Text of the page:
chamomile lemon loaf cake | two red bowls

chamomile lemon loaf cake | two red bowls

chamomile lemon loaf cake | two red bowls

Chamomile lemon poppyseed loaf cake

makes one small 8x4 loaf (I used this tin) or about 12 muffins.


  • 1 cup (125 g) all-purpose flour
  • 2 tbsp poppy seeds
  • 1/2 tsp baking powder
  • 1/8 tsp baking soda
  • 1/8 tsp salt
  • 1/4 cup (4 tbsp, 2 oz, or 57 g) Greek yogurt (or other yogurts; see Notes)
  • 1 tbsp milk, any kind (I love this 365 Everyday Value Soy Milk; you can also sneak in more chamomile tea here)
  • 2/3 cup granulated sugar
  • 1 1/2 tbsp lemon zest (from about 2-3 lemons; Meyer lemons would be wonderful if you can find them, but any kind will work)
  • 1/4 cup (1/2 stick, 2 oz, or 67 g) 365 Everyday Value Unsalted Butter, softened
  • 2 tbsp vegetable or olive oil
  • 2 eggs
  • 2 tbsp lemon juice
  • for the chamomile syrup:
  • 1/4 cup strong chamomile tea (see Notes)
  • 2 tbsp granulated sugar


  1. Preheat oven to 350 degrees. Line an 8x4-inch loaf tin or a 12-well muffin tin with parchment paper. If you haven’t already, brew a half-cup of very strong chamomile tea (see Notes below for the proportions I used) and set aside.
  2. Whisk together flour, poppy seeds, baking powder, baking soda, and salt in a medium bowl. In a Pyrex measuring cup or a small bowl, combine yogurt and milk and whisk until smooth. For a stronger chamomile flavor, use a tablespoon of the tea instead of milk.
  3. In a large bowl, combine the sugar and lemon zest. Using your fingers, rub the lemon zest into the sugar until fragrant, about a minute or so. (This helps release the flavor more fully.) Add the softened butter and oil, and beat with an electric beater or plenty of arm strength until the mixture is pale and fluffy, 2-3 minutes. Add the eggs, one at a time, whisking until incorporated. Finally, add the lemon juice, and whisk again until combined.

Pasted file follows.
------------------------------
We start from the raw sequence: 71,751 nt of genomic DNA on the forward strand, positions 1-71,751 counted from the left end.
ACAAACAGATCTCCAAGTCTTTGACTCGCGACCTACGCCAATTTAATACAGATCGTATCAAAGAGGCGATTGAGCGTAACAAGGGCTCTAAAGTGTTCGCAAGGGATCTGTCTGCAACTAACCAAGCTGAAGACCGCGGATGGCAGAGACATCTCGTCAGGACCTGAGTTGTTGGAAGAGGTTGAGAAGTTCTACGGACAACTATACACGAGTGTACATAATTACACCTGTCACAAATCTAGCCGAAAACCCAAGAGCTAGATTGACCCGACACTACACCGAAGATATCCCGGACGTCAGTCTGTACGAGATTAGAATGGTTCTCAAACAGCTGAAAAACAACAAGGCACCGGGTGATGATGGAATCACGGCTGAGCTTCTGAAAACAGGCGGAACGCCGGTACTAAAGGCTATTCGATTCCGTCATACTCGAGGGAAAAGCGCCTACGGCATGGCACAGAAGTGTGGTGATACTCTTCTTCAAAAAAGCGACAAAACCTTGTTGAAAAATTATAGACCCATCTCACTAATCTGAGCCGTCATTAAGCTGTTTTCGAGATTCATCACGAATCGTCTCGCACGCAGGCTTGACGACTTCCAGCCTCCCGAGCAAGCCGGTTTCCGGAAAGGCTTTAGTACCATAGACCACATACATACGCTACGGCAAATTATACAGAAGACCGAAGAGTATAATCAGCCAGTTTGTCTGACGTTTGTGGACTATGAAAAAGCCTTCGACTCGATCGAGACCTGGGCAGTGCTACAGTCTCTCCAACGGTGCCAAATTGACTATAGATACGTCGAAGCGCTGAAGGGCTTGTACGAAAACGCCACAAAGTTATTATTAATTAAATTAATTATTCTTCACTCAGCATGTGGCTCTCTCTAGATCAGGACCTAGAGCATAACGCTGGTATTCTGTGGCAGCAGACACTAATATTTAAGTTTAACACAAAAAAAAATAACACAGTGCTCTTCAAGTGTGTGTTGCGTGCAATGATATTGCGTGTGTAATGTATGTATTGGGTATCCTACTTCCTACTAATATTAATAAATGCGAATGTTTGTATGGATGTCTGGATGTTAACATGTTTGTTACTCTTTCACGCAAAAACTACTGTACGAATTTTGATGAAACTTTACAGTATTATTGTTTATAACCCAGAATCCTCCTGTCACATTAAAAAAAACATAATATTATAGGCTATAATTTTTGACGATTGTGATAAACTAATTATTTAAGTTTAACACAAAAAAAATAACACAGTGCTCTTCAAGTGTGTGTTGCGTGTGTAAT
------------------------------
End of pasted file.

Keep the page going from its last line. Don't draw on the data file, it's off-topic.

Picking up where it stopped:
4. Add a third of the dry ingredients into the butter mixture and fold until just combined. Next, add half of the yogurt mixture and gently fold again. Add another third of the dry ingredients, then the remaining yogurt mixture, folding gently until just combined after each addition. Finally, add the remaining third of the dry ingredients and -- you guessed it -- fold gently until just combined.
  5. Pour the batter into the loaf tin or muffin tin, filling about 3/4 full. For the loaf tin, bake for 40-45 minutes, or until cake is golden-brown, bounces back when touched, and a toothpick inserted in the center comes out clean. For the muffins, bake 15-18 minutes, or until domed, bounces back when touched, and a toothpick comes out clean. The muffins should be paler when fully-baked, just gently golden on the edges.
  6. Meanwhile, bring the chamomile tea and sugar to a simmer in a small saucepan, stirring just until the sugar dissolves. Let simmer for about a minute, until the liquid thickens just slightly, then remove from heat and let cool.
  7. When the cake is done, let cool for 10 minutes before removing from the loaf pan. Brush the chamomile syrup over the loaf (you can poke holes in the top to let the syrup soak in more fully, if you like). And enjoy! Store leftovers in an airtight container at room temperature; the cake will be just as good the next day and will keep for several.